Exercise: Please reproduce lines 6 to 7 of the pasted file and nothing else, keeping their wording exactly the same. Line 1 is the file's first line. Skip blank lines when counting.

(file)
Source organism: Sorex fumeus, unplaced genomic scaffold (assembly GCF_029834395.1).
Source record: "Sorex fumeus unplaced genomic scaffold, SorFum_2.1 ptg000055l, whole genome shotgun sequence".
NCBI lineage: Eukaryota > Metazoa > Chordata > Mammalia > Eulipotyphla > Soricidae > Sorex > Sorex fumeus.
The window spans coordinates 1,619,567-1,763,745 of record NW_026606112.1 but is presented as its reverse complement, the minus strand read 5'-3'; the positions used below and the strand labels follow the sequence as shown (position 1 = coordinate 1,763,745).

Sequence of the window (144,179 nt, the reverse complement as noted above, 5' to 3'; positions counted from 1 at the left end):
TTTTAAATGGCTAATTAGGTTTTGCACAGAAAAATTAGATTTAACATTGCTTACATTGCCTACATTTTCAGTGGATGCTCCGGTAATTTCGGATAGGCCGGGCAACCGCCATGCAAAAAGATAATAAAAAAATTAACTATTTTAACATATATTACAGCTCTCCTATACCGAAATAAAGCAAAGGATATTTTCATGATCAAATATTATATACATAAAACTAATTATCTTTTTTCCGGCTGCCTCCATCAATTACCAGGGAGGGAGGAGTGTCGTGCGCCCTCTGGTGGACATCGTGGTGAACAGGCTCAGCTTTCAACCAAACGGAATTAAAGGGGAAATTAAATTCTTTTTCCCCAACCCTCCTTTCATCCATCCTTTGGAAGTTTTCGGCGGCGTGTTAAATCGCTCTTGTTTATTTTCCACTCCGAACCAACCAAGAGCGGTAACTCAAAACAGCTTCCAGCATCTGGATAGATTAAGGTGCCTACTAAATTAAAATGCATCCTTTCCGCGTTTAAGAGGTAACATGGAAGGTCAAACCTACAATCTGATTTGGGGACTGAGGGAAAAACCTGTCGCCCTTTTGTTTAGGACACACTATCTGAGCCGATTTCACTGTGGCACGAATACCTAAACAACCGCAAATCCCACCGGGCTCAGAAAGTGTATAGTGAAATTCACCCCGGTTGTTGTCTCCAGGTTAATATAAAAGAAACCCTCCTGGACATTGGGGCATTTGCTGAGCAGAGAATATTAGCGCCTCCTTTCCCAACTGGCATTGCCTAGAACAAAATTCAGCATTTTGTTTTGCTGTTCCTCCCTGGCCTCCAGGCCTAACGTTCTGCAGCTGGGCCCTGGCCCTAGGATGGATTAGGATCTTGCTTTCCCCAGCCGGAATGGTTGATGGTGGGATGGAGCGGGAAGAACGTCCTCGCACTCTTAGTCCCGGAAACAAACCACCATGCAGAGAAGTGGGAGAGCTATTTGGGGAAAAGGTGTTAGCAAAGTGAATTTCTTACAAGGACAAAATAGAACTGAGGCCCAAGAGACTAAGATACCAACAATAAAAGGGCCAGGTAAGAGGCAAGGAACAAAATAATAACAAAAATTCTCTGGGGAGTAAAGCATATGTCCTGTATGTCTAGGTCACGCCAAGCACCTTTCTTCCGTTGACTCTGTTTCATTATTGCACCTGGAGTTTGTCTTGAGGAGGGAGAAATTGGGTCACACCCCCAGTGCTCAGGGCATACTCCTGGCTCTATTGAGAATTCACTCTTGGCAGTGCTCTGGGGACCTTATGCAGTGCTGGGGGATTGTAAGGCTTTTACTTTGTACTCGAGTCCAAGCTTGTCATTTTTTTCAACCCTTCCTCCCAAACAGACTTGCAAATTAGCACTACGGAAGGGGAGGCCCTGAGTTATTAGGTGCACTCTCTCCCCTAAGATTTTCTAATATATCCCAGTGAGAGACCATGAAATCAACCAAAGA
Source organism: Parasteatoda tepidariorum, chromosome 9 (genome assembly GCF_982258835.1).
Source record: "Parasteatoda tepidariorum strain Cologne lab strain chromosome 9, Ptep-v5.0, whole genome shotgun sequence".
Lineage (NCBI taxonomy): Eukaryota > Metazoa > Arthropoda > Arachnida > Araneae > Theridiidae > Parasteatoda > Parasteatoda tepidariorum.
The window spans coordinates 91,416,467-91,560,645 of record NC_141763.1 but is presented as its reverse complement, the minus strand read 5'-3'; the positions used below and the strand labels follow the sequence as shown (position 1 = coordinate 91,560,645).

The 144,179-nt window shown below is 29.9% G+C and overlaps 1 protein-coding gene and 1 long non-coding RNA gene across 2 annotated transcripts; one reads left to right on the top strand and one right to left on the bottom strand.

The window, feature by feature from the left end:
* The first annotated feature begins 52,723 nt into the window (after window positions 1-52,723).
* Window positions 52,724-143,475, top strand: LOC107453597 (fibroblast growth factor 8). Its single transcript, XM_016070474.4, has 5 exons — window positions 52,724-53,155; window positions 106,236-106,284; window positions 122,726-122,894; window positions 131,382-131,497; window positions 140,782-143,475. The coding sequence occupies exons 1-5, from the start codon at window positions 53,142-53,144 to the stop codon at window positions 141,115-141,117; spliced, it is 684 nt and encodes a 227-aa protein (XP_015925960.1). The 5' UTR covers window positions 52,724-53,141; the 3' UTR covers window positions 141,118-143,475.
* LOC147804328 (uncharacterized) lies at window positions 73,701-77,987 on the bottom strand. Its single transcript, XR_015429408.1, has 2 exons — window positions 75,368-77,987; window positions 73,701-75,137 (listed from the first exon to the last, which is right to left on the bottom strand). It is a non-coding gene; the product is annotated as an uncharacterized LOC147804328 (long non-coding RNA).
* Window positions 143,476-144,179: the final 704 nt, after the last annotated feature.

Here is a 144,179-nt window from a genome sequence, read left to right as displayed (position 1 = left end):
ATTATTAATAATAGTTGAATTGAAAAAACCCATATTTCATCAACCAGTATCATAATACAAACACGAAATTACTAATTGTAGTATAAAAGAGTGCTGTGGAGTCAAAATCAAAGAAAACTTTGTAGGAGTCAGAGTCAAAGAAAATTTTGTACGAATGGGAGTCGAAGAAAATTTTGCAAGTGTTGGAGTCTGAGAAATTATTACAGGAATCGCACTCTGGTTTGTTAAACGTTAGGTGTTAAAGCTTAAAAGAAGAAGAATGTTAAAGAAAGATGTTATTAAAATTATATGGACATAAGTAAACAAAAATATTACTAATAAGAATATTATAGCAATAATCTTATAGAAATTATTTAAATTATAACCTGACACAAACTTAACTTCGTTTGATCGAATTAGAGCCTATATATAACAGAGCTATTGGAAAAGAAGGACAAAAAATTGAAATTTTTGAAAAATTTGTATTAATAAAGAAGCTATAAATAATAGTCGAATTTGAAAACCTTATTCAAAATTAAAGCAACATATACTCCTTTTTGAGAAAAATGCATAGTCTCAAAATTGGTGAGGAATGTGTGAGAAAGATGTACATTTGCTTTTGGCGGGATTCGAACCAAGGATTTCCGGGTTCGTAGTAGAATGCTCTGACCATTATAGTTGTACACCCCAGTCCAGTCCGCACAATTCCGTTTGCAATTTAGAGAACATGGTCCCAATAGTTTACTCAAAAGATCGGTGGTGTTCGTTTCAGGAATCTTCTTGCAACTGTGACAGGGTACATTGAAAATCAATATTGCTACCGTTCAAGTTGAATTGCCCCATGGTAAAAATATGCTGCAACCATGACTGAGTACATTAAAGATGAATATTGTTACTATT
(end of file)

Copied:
TTTTAAATGGCTAATTAGGTTTTGCACAGAAAAATTAGATTTAACATTGCTTACATTGCCTACATTTTCAGTGGATGCTCCGGTAATTTCGGATAGGCCGGGCAACCGCCATGCAAAAAGATAATAAAAAAATTAACTATTTTAACATATATTACAGCTCTCCTATACCGAAATAAAGCAAAGGATATTTTCATGATCAAATATTATATACATAAAACTAATTATCTTTTTTCCGGCTGCCTCCATCAATTACCAGGGAGGGAGGAGTGTCGTGCGCCCTCTGGTGGACATCGTGGTGAACAGGCTCAGCTTTCAACCAAACGGAATTAAAGGGGAAATTAAATTCTTTTTCCCCAACCCTCCTTTCATCCATCCTTTGGAAGTTTTCGGCGGCGTGTTAAATCGCTCTTGTTTATTTTCCACTCCGAACCAACCAAGAGCGGTAACTCAAAACAGCTTCCAGCATCTGGATAGATTAAGGTGCCTACTAAATTAAAATGCATCCTTTCCGCGTTTAAGAGGTAACATGGAAGGTCAAACCTACAATCTGATTTGGGGACTGAGGGAAAAACCTGTCGCCCTTTTGTTTAGGACACACTATCTGAGCCGATTTCACTGTGGCACGAATACCTAAACAACCGCAAATCCCACCGGGCTCAGAAAGTGTATAGTGAAATTCACCCCGGTTGTTGTCTCCAGGTTAATATAAAAGAAACCCTCCTGGACATTGGGGCATTTGCTGAGCAGAGAATATTAGCGCCTCCTTTCCCAACTGGCATTGCCTAGAACAAAATTCAGCATTTTGTTTTGCTGTTCCTCCCTGGCCTCCAGGCCTAACGTTCTGCAGCTGGGCCCTGGCCCTAGGATGGATTAGGATCTTGCTTTCCCCAGCCGGAATGGTTGATGGTGGGATGGAGCGGGAAGAACGTCCTCGCACTCTTAGTCCCGGAAACAAACCACCATGCAGAGAAGTGGGAGAGCTATTTGGGGAAAAGGTGTTAGCAAAGTGAATTTCTTACAAGGACAAAATAGAACTGAGGCCCAAGAGACTAAGATACCAACAATAAAAGGGCCAGGTAAGAGGCAAGGAACAAAATAATAACAAAAATTCTCTGGGGAGTAAAGCATATGTCCTGTATGTCTAGGTCACGCCAAGCACCTTTCTTCCGTTGACTCTGTTTCATTATTGCACCTGGAGTTTGTCTTGAGGAGGGAGAAATTGGGTCACACCCCCAGTGCTCAGGGCATACTCCTGGCTCTATTGAGAATTCACTCTTGGCAGTGCTCTGGGGACCTTATGCAGTGCTGGGGGATTGTAAGGCTTTTACTTTGTACTCGAGTCCAAGCTTGTCATTTTTTTCAACCCTTCCTCCCAAACAGACTTGCAAATTAGCACTACGGAAGGGGAGGCCCTGAGTTATTAGGTGCACTCTCTCCCCTAAGATTTTCTAATATATCCCAGTGAGAGACCATGAAATCAACCAAAGA
Source organism: Parasteatoda tepidariorum, chromosome 9 (genome assembly GCF_982258835.1).